In 1973, Edward Gorey began providing dust jacket designs and interior illustrations for a book series begun by John Bellairs. This series partnership would last beyond Mr. Bellairs' death in 1991, and continue through unfinished stories completed by Brad Strickland. Mr. Strickland then would go on to continue the series and write his own stories using characters created by JB. Mr. Gorey's contributions to the series ended with death in April 2000. The first book in the series is The House with a Clock in its Walls (1973), and the final Gorey-adorned title was The Beast Under the Wizard's Bridge, published in Fall 2000.
Edward Gorey did multiple book cover designs and illustrations for a host of authors including Joan Aiken, Sarah Caudwell, John Ciardi, Mary Rodgers, and the horror anthologies of Marvin Kaye, and Manley & Lewis. This series by John Bellairs, however, was the longest running series by an author(s) that Mr. Gorey was associated with. Over 27 years Mr. Gorey provided artwork for 22 of the 24 books in the series (Note: I realize that Mr. Gorey did not provide a dust jacket design for the hardcover versions of books 2, 3 & 4 from the series. He did provide a cover illustration for the paperback version of book #4, The Treasure of Alpheus Winterborn, so I include it in my count).
I came to the Bellairs stories through my interest in Edward Gorey, but I have heard that there are many Gorey fans who were first exposed to his artwork because of these books. I am going to take a leisurely approach showing the books/art in the series because there are many great images to be shown and discussed. In my next posting I will start at the beginning of the series and proceed from there.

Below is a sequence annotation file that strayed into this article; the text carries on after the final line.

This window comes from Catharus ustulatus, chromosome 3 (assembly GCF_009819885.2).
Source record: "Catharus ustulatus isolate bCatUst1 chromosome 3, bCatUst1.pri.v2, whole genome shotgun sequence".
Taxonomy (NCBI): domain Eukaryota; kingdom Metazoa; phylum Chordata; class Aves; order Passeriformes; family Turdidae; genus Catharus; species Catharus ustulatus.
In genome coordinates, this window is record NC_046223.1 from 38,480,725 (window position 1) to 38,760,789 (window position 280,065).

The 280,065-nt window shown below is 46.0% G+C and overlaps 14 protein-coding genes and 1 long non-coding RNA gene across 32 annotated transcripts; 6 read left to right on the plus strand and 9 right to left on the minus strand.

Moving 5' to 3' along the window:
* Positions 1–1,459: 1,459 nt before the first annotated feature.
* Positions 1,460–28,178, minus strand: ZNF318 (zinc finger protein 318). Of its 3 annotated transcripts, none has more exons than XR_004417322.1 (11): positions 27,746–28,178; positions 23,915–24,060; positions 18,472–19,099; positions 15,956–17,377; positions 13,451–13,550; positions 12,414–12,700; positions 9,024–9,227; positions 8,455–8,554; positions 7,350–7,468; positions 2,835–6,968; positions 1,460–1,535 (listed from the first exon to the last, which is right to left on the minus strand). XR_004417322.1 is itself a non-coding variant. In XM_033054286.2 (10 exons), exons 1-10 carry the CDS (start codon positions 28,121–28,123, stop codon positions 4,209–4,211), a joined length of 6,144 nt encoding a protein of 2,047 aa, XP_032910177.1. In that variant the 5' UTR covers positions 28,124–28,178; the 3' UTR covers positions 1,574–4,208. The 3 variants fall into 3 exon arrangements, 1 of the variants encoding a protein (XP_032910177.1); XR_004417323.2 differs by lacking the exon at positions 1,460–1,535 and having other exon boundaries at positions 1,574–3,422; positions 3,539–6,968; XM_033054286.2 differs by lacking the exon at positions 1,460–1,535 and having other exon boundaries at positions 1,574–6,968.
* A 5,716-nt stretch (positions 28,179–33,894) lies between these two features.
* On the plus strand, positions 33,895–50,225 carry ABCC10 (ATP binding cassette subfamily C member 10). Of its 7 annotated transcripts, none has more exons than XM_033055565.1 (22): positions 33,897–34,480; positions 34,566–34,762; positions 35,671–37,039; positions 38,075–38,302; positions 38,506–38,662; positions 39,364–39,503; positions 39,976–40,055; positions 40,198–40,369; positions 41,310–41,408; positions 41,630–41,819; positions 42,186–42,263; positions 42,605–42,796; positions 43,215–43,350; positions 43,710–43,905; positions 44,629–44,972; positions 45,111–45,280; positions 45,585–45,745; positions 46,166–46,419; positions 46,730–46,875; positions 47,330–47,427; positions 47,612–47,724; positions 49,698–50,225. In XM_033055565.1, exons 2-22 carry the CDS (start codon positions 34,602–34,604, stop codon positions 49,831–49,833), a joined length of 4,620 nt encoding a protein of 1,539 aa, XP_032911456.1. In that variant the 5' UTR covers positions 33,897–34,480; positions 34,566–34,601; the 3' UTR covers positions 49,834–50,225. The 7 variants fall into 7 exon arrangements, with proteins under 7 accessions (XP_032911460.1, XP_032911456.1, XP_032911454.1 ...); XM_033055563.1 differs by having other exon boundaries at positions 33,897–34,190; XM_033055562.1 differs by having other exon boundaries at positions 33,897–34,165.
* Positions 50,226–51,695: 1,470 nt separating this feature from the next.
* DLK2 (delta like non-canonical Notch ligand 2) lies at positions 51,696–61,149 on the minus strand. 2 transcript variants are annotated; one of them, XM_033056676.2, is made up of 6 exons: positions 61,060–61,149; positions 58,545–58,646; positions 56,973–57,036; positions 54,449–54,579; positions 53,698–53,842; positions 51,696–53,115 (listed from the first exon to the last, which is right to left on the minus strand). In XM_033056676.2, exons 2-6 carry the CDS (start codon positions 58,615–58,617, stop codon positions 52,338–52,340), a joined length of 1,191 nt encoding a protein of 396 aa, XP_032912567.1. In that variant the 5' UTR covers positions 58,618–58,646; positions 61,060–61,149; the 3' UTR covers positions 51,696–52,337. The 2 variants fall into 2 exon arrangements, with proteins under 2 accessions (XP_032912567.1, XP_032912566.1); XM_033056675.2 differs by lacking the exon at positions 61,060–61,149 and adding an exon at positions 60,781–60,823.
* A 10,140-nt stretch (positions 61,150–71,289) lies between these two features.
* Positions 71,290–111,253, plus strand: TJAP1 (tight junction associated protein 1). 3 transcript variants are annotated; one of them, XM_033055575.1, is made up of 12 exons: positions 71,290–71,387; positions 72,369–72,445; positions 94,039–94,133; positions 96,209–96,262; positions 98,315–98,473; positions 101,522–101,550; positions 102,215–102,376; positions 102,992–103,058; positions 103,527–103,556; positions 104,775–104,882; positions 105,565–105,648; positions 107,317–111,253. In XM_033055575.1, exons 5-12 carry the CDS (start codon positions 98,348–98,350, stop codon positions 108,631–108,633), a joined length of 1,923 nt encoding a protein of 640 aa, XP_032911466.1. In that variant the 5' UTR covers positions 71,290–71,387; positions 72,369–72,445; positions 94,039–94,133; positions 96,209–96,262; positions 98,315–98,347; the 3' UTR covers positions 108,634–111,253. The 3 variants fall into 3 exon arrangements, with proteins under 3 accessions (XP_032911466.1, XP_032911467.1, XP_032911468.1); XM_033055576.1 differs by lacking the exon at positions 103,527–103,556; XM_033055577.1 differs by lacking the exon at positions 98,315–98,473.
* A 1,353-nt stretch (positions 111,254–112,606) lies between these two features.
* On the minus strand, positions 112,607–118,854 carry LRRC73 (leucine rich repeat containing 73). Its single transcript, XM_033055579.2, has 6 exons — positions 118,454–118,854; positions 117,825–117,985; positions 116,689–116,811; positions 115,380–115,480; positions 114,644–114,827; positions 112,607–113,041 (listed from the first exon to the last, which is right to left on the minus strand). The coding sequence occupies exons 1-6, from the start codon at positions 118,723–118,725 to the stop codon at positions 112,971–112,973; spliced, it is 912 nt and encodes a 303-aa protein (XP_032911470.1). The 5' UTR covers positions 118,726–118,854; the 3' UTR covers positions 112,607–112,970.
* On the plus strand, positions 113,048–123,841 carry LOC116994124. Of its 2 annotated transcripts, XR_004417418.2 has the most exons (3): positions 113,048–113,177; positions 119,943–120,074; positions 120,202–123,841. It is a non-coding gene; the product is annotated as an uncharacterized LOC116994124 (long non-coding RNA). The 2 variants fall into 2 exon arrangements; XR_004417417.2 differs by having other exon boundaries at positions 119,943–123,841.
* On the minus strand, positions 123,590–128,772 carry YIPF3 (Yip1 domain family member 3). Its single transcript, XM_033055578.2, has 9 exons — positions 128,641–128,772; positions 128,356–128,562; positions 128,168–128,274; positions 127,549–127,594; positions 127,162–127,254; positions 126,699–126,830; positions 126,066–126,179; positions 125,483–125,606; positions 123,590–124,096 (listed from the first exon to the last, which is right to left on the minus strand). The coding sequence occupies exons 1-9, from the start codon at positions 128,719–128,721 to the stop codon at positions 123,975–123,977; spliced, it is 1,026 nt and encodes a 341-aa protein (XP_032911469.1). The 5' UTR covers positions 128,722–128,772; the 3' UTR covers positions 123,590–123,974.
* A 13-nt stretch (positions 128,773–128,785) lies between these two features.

In 1994, Edward Gorey found that his home needed extensive repairs which could be put off no longer. To this end, EG decided to sell many of the original illustrations he had been commissioned to create for various projects and authors over the years ("A" Collection artwork was not sold). Gotham Book Mart offered the original art, which included many of the Bellairs illustrations. By this point in my Gorey collecting, I had "found" Mr. Bellairs and was collecting books from this series. When the artwork became available, I bought as many of the pieces as my budget would allow (and sometimes more than my budget could sustain!). Artwork from the Bellairs series forms a large part of my collection of Gorey originals. The top banner of my blog shows a piece of art created for the series, and the photo above shows a small sampling of my Gorey/Bellairs pieces which will be shown in later postings.